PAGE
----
This session will address the following three sets of questions: 1) Are there existing media and information literacy (MIL) related projects focused on hate and radicalization online? What are the commonalities among these projects? Are there good practices for replication? 2) Is there a body of research findings relating enlisting MIL to build community resilience against hate and violent extremism? How are these findings link to national policies? What public policy actions are required? Are these findings informing the formulation of new projects and pilot initiatives? Are there significant research gaps to be addressed? 3) What linkages can be made between MIL and other social competencies to foster peace and human solidarity? How can MIL enhance the use of artificial intelligence in social development? Who are the key stakeholders and what levels of cooperation among them being necessary? What are the public policy implications here?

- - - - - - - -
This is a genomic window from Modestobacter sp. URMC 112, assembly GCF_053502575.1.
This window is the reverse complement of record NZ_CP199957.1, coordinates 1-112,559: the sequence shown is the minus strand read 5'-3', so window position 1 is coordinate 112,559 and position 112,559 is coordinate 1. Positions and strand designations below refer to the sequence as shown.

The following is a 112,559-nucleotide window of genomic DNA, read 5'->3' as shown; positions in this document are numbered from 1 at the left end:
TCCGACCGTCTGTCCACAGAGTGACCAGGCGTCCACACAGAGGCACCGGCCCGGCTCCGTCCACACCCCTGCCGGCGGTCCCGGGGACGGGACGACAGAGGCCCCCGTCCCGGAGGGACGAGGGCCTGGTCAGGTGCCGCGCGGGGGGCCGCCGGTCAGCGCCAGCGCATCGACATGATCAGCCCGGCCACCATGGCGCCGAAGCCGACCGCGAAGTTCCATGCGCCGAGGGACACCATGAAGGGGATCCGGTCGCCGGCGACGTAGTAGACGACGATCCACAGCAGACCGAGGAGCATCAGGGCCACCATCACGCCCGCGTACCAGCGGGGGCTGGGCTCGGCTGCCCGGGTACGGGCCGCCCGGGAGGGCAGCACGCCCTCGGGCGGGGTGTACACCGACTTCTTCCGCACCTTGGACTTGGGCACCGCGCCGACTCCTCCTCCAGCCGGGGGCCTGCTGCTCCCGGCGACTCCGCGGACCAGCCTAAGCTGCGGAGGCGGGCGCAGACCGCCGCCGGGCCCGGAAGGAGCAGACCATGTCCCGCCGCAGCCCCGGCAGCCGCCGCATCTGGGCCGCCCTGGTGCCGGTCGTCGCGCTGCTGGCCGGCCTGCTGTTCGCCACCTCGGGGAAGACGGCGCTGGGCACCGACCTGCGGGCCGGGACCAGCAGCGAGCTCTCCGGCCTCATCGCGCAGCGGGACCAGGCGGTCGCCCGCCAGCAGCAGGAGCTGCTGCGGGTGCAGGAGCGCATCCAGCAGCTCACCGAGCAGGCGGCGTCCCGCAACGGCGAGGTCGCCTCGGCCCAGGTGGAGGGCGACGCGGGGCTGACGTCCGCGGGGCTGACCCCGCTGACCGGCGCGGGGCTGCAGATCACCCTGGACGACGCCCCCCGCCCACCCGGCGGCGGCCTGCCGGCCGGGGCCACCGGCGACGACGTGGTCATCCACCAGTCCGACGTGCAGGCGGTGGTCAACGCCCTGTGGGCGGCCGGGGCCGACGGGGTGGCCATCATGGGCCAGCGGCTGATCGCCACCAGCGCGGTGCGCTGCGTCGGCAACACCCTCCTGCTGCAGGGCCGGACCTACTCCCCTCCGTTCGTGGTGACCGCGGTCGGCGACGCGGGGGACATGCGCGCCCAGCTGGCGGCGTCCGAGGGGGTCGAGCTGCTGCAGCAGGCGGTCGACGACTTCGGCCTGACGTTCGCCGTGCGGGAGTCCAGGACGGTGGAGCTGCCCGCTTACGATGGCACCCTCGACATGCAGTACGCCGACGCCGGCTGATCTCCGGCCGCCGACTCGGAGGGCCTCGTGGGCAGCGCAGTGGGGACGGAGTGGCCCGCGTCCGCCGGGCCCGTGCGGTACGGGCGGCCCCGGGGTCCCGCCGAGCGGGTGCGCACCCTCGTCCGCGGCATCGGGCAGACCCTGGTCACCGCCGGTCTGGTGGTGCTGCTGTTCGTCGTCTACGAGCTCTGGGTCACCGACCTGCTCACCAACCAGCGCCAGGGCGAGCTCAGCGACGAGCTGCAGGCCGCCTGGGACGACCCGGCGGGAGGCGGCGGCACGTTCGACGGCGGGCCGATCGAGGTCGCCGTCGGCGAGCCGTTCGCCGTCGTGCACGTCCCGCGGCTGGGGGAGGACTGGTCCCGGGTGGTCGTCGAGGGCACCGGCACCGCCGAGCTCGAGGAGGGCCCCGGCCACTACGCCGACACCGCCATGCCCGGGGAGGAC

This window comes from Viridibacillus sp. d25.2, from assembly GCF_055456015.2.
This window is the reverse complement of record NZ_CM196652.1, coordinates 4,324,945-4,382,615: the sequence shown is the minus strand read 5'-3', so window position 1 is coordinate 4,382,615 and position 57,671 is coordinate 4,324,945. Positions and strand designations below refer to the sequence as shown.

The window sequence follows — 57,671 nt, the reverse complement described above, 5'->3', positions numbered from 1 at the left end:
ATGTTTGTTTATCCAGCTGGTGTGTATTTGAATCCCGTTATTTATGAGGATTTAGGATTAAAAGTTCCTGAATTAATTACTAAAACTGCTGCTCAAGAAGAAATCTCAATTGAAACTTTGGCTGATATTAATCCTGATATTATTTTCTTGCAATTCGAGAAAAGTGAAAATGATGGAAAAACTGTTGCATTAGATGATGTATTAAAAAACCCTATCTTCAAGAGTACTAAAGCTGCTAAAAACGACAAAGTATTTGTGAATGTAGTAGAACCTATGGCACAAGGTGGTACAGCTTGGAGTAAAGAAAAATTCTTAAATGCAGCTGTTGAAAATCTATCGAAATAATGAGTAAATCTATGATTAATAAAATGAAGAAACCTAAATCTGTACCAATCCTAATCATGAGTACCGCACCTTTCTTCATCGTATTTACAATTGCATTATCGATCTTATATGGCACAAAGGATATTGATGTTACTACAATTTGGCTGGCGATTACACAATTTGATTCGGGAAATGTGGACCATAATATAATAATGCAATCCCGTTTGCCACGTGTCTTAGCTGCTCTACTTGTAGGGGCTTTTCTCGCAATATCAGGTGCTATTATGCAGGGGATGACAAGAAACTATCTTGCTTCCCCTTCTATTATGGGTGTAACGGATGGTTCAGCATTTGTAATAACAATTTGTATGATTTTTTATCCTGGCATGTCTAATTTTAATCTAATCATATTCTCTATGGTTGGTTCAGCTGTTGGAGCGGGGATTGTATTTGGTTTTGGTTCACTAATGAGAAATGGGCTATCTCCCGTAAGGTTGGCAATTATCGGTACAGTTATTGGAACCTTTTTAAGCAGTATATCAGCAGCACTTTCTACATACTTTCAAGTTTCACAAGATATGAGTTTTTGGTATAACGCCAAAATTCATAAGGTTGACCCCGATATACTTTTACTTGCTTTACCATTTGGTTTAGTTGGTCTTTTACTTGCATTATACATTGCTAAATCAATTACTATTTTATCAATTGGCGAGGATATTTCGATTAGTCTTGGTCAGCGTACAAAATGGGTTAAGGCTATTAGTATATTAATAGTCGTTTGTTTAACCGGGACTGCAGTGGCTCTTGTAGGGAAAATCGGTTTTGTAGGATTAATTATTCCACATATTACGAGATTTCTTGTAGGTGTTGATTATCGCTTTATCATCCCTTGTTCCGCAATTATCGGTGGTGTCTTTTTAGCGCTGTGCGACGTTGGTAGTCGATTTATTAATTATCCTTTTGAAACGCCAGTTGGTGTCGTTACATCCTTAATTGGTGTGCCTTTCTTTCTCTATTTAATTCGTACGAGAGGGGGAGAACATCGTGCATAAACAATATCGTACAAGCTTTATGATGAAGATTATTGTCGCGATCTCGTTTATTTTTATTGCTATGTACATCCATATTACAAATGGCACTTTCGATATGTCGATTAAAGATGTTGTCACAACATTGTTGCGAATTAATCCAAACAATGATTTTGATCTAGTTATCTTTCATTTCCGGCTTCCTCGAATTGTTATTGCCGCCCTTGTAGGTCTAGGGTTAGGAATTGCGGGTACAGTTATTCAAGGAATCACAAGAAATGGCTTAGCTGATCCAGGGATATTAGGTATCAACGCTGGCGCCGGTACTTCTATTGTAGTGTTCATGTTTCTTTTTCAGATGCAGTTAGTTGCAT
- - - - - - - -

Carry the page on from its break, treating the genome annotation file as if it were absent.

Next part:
Discussion Facilitation: 

The session will be interactive. Each presentation will be followed with a brief Q&A session. Each participant will be invited to write down three ideas for countering online hate and violence at the beginning of the session, and to adjust them after all the presentations. They will then be invited to present the ideas as well as the changes made at the end of the session. Speakers can further comment on the short presentations in case of relevance to their own presentation. This is a way to keep participants focused during the presentations and effectively demonstrate the outcomes of the knowledge/experience sharing.

Online Participation: 

Online attendees will have a separate queue and microphone, which will rotate equally with the mics in the room; the workshop moderator will have the online participation session open, and will be in close communication with the workshop’s trained online moderator, to make any adaptations necessary as they arise.

Contact Information

United Nations
Secretariat of the Internet Governance Forum (IGF)

Villa Le Bocage
Palais des Nations,
CH-1211 Geneva 10
Switzerland

igf [at] un [dot] org
+41 (0) 229 173 678